While sitting around the campfire with strangers during an outdoor class, one woman said something that struck a chord with me.
She said simply, but with force, “It is not safe to travel alone.” Then she said speaking to a hypothetical person, “I’m sorry. Nothing bad has happened to you…yet. And it gives you a delusion.” She went on to say how she hated bloggers and influencers (like me, although she didn’t realize it) who encourage people to travel alone. I just listened to her and assumed something bad had happened to her. She was speaking from a place of pain, and I didn’t take it personally.
The thing is, she is right. There is a risk of traveling alone, and bad things do happen. But there is also a risk in driving my car 18 miles to and from work every day. And no one sees fit to tell me not to do that.
“Do you have a gun?” is probably the question I get the most when people see that I’m a single female traveling alone. And no, I don’t have a gun. Nor do I really want one. I foresee a gun just getting me into trouble, like Thelma and Louise.
But just because I don’t carry a gun doesn’t mean I just blindly go into risky behavior. Just like when you take a defensive driving course to help protect you from getting in a car accident, there are ways to be smart about traveling safely solo. One of the biggest problems with the well-meaning worry is that it assumes I’m not smart to know and plan according to the associated risks.
One way I recently took precautions while traveling solo, was to simply remove myself from a sketchy situation. I realize being able to leave a bad situation is a privilege. But I also am going to assume anyone who has chosen to go to a certain area for fun, has the option to leave.
On my last trip, I made a reservation for a county park campground. When I pulled up two men gave me the creeps.
When I got to the campground, I was out of water and super thirsty. I was beginning to think that big burger and fries I had eaten were a mistake when I didn’t have anything to drink. I found the spot marked with my name and got out to double-check. A man about 50ish said, “Heeeey!” I said hello and immediately said, “Where is the water?” He had a questionable look in his eye, but I thought maybe I was being judgmental. He told me where the water spigot was and double-checked his answer with his companion — who was dirty and clearly drunk.
I walked over to fill up my water with a bad feeling in my stomach, and it wasn’t from dehydration. As I walked back to my campsite I heard, “Miss?” I ignored it. “Miss?” I ignored it again. “Hey, Miss?” I looked up at the man. “Are you camping here?” he asked. I nodded. “Are you…alone?” he pushed. I simply looked at him and his companion.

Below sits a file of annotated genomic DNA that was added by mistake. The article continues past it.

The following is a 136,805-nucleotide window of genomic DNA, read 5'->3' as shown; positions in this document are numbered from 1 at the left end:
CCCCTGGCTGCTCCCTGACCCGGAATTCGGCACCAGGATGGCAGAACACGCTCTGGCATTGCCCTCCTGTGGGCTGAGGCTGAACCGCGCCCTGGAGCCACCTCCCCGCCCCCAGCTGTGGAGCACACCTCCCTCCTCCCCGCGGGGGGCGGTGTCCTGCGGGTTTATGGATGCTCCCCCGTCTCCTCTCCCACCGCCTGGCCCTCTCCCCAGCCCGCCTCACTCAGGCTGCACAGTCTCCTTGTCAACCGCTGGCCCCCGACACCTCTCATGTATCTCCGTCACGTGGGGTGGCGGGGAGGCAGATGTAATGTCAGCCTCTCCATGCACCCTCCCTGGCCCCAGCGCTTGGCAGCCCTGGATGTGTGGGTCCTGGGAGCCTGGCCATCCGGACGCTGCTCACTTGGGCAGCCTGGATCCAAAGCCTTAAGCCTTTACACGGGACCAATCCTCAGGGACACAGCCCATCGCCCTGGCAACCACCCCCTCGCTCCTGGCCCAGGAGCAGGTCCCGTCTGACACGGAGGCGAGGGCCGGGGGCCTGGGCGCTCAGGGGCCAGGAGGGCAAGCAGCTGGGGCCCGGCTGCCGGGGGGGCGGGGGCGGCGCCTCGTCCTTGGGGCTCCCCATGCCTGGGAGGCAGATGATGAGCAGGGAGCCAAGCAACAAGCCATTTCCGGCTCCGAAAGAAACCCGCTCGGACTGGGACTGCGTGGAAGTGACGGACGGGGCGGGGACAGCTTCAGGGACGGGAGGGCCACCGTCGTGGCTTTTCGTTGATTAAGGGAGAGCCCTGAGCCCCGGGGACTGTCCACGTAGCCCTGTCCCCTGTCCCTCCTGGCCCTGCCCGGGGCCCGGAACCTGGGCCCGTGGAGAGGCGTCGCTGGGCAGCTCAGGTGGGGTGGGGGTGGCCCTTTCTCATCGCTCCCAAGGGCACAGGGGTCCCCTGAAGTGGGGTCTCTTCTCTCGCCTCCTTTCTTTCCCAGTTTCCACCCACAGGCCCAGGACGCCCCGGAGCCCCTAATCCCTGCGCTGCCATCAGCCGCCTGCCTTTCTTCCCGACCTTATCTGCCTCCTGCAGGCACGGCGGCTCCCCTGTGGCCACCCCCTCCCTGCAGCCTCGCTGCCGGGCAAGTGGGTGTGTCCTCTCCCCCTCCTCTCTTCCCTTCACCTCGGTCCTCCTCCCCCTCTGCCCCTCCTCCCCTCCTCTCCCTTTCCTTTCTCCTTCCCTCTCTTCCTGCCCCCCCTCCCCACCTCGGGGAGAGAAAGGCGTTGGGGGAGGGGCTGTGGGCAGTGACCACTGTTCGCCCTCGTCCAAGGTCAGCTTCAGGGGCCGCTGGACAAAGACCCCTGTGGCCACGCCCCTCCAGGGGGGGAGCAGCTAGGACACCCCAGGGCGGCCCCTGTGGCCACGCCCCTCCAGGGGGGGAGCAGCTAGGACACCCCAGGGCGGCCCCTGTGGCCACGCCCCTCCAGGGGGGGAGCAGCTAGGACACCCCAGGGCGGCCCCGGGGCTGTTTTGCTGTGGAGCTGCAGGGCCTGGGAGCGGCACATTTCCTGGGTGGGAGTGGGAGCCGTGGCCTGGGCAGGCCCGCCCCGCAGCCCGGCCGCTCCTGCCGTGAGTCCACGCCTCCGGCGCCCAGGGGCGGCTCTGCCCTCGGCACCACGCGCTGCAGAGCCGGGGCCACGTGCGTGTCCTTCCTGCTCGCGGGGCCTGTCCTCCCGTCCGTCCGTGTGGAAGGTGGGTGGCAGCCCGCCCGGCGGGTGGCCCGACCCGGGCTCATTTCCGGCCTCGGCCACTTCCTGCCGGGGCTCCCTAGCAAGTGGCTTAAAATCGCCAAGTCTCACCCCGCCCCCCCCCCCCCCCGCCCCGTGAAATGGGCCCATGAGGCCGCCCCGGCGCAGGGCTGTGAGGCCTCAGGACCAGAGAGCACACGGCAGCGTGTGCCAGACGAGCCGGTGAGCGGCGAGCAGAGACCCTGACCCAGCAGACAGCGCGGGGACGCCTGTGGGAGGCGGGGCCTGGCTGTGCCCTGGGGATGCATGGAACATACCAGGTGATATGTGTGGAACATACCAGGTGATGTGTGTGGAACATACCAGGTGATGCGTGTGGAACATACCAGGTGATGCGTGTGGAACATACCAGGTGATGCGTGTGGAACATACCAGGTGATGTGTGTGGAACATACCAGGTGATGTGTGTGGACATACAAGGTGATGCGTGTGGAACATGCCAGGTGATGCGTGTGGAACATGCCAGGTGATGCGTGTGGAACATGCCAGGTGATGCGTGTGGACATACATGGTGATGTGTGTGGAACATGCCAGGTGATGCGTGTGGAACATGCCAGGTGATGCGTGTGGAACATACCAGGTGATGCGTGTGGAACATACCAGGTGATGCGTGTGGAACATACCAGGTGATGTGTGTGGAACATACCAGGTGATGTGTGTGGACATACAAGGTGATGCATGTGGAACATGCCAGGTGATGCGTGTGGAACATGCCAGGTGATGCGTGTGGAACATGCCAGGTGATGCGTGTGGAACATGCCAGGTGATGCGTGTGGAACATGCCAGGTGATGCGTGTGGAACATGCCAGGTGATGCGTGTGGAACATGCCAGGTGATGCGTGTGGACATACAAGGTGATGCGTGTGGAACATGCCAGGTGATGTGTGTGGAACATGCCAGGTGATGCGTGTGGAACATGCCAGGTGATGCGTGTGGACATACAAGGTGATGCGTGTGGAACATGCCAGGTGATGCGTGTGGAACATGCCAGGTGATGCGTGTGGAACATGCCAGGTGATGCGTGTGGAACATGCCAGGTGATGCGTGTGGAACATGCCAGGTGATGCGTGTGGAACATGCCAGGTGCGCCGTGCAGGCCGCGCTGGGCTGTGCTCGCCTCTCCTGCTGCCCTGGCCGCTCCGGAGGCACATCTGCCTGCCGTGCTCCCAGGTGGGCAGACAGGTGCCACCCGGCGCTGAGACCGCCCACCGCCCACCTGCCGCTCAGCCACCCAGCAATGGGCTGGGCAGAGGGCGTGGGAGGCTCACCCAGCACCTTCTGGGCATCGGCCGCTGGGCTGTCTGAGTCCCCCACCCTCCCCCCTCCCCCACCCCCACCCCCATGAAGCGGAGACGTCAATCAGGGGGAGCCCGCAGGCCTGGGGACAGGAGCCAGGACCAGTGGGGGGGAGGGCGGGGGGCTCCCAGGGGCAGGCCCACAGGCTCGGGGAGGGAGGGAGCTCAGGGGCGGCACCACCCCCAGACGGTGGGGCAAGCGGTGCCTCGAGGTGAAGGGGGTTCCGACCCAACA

I got a good look at the men and their vehicles and hightailed it out of there. It was a full campground, but there was no ranger or camp host. I didn’t plan on staying in a motel, but sometimes you have to follow your gut. And I did not feel comfortable staying at that campground that night.
I have camped by myself too many times to count, and this has been the only time I’ve been uncomfortable when alone. Only two other times before, I have found myself in a situation where I thought it could turn bad. And both of those times I was with a large group of people –– not alone.
And those men may have been harmless. Maybe they were impressed that I was a single woman camping alone. I didn’t want to stick around to find out.
I’m a firm believer in taking calculated risks. We take risks every day. I’m so clumsy, I could fall and break my ankle walking into my office. I did, in fact, break my leg simply taking an afternoon stroll in my neighborhood.
And I know what you’re going to say –– believe me I get it all the time. “But in the woods, there’s no one around to help you.” That’s where taking calculated risk comes into play. You need to know the risk and plan as best you can for the “in case.” I have a Garmin InReach. I can literally call for help anywhere in the world via satellite. Yes, it will take help longer to reach me, but that’s something you know and plan for. This is one reason I recently chose to get certified as a wilderness first responder.
Crazy people lurk around everywhere, but you are way more likely to encounter them on your weekly trip to the grocery store. I believe knowing the associated risk, how to mitigate that risk, and the steps to take in the event something does happen, are great steps to a safer solo trip.
I do need to point out that I am a white, straight female and can only speak from that perspective. It is not lost to me that these are a privilege, and with that privilege comes responsibility.
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